A new Toledo Public Schools program will allow up to 400 students to receive a high school diploma and an associate's degree from the University of Toledo during the same four years.
Beginning in the fall, 100 of the district's freshmen will attend classes at the University of Toledo's Scott Park campus. An additional freshman class will be added each year, Superintendent Eugene Sanders said last night.
"We are going to try and focus on first-generation college students," Mr. Sanders said. "We see this as a tremendous opportunity for recruitment and retention."
The "Early College High School" program will be funded by a $400,000 grant from the KnowledgeWorks Foundation. In 2002, the Bill and Melinda Gates Foundation gave $2.7 million to develop up to six early college high schools in Ohio.
Any student in the district may apply for the program, and since Toledo Public Schools allows out-of-district students to enroll, any high school student in Ohio conceivably could be accepted, said Craig Cotner, chief academic officer for the school system.
District officials plan to formally announce the program during a news conference this morning.
"Part of the grant requires that preference be given to students who would be first-generation college students - those of poverty and students historically under-represented at universities, which would be minorities and students with limited English skills," Mr. Cotner said. "I think it's just a wonderful opportunity for the Toledo area and for Toledo students.
The University of Toledo's tuition is $7,067. The selected students would not be required to pay college tuition, Mr. Cotner said.
A similar program is operated in Dayton, he added.
Much of the college-level work would be done in the students' junior and senior years. The teaching staff will be a combination of instructors from Toledo Public Schools and the university.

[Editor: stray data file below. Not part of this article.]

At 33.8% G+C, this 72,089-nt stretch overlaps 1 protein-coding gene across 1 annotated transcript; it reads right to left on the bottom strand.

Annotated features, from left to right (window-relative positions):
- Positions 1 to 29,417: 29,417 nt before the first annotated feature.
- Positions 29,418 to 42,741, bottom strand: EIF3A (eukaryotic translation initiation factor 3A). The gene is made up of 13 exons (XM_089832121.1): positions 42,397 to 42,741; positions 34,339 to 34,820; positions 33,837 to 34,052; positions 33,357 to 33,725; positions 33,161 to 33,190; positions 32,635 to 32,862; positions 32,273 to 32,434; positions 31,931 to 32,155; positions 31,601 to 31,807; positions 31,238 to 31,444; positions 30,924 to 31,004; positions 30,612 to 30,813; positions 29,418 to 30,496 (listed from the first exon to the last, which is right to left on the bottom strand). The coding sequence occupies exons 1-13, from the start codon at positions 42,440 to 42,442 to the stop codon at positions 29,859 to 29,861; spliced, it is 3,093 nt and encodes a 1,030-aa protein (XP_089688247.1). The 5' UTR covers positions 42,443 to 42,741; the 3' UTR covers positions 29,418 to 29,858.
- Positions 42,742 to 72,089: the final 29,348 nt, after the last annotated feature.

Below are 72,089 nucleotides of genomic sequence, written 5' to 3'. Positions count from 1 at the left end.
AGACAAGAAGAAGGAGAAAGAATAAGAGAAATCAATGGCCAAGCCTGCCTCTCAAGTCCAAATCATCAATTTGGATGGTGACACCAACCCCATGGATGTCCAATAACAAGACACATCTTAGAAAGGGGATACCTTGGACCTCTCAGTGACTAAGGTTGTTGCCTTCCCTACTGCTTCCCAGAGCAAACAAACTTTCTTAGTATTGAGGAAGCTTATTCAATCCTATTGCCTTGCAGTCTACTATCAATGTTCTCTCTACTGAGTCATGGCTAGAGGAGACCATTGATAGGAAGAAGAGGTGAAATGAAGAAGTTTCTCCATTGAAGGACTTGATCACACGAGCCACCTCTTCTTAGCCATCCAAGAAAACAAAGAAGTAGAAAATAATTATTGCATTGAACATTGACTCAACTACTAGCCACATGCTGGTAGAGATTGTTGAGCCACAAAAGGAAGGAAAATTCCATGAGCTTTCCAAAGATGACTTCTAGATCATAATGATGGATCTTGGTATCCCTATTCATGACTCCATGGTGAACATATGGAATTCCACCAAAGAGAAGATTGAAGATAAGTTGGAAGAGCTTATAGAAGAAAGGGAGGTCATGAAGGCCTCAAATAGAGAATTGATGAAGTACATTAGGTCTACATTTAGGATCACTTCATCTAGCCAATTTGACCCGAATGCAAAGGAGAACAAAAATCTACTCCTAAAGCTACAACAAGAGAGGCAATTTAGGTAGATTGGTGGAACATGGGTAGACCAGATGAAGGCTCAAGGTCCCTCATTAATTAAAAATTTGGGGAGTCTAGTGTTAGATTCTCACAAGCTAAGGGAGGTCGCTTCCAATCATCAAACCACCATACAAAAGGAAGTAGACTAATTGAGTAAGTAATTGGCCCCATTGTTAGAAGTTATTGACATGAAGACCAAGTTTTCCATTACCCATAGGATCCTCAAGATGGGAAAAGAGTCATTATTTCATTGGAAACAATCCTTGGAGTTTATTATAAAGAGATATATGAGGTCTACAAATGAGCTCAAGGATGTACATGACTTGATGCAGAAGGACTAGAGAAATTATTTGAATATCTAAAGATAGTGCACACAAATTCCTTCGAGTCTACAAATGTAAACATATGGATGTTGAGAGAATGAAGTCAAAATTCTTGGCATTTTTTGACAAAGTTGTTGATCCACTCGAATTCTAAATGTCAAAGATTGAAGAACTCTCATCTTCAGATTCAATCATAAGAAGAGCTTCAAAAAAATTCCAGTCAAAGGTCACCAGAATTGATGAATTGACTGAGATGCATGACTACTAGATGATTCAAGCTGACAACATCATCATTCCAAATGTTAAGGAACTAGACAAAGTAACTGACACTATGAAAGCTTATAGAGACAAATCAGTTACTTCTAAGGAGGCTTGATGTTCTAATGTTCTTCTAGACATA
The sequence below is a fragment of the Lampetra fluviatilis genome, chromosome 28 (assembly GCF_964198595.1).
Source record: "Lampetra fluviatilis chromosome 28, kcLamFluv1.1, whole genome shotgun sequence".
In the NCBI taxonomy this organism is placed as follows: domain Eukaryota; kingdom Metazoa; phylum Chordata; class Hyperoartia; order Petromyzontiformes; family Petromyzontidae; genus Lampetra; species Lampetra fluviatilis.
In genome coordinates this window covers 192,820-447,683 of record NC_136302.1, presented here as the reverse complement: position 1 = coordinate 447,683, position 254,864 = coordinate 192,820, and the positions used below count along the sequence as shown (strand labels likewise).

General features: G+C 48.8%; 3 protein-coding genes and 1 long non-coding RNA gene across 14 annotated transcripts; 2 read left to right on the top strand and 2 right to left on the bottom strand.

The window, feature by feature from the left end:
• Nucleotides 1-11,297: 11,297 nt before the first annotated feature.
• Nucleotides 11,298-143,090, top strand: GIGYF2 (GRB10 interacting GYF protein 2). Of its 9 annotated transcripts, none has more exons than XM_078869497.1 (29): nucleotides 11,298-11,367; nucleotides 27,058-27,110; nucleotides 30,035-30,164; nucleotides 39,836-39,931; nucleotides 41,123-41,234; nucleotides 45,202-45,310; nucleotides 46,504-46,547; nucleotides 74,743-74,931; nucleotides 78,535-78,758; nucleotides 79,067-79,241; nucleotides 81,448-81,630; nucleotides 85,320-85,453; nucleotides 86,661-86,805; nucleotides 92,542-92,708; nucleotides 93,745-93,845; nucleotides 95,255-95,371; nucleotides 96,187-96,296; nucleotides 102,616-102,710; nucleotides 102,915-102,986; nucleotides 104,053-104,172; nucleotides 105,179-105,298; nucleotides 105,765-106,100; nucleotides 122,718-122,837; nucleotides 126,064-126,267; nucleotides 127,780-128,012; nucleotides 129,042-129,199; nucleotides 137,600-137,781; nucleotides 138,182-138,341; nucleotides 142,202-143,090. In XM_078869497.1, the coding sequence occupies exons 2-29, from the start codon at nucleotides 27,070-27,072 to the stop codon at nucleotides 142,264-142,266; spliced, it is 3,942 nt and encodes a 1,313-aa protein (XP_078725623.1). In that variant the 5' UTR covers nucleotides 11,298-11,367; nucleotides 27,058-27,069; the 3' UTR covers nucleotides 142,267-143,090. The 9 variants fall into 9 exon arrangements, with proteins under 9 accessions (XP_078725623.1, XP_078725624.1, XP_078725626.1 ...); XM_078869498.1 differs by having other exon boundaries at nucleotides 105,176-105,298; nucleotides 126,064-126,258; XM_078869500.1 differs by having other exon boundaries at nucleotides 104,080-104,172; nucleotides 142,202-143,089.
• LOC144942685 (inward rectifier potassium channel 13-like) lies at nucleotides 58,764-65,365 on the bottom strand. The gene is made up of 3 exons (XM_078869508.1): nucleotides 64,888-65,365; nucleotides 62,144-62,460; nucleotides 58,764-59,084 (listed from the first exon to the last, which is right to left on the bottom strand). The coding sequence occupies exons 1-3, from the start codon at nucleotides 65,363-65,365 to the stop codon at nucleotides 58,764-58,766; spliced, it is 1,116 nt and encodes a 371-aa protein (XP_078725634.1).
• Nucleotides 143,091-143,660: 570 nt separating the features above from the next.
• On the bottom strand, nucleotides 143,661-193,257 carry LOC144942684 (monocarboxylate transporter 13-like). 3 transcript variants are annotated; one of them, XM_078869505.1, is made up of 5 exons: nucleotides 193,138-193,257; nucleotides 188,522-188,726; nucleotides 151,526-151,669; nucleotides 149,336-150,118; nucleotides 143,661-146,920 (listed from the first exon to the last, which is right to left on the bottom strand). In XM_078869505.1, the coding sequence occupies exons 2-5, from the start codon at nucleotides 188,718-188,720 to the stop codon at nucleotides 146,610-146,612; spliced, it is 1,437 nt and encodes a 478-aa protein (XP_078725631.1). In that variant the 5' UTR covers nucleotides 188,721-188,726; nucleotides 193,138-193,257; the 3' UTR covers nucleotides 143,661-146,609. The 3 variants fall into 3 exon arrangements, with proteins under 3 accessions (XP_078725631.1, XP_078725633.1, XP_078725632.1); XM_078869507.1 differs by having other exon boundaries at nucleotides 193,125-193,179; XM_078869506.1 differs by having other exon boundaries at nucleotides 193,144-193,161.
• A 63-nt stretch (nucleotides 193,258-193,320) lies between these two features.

Mr. Sanders said safety precautions would be taken for the younger high school students while on the college campus.
"The university had some concerns about space," Mr. Sanders said. "The Scott Park campus is a good size, and they will have a lot of room for movement."
Since the district has experienced a steady enrollment decline over the last 10 years, administrators have been looking for ways to attract students. During the 2003-2004 school year, 4,164 students in the Toledo district attended charter schools.
The early college initiative is part of the school district's effort to reform high school education and lure back some of those students.
Mr. Sanders noted that the district has made other changes on the high school level. Libbey and Scott high schools were redesigned into "small schools" at the start of the school year. Each building houses four separate schools, each of which has different academic focus and different administrative teams.
KnowledgeWorks awarded Libbey a $776,475 grant and committed $931,005 to Scott.
In addition, Toledo Public Schools is among a handful of districts in the country that have established separate boys' and girls' schools as a means of improving educational opportunities.
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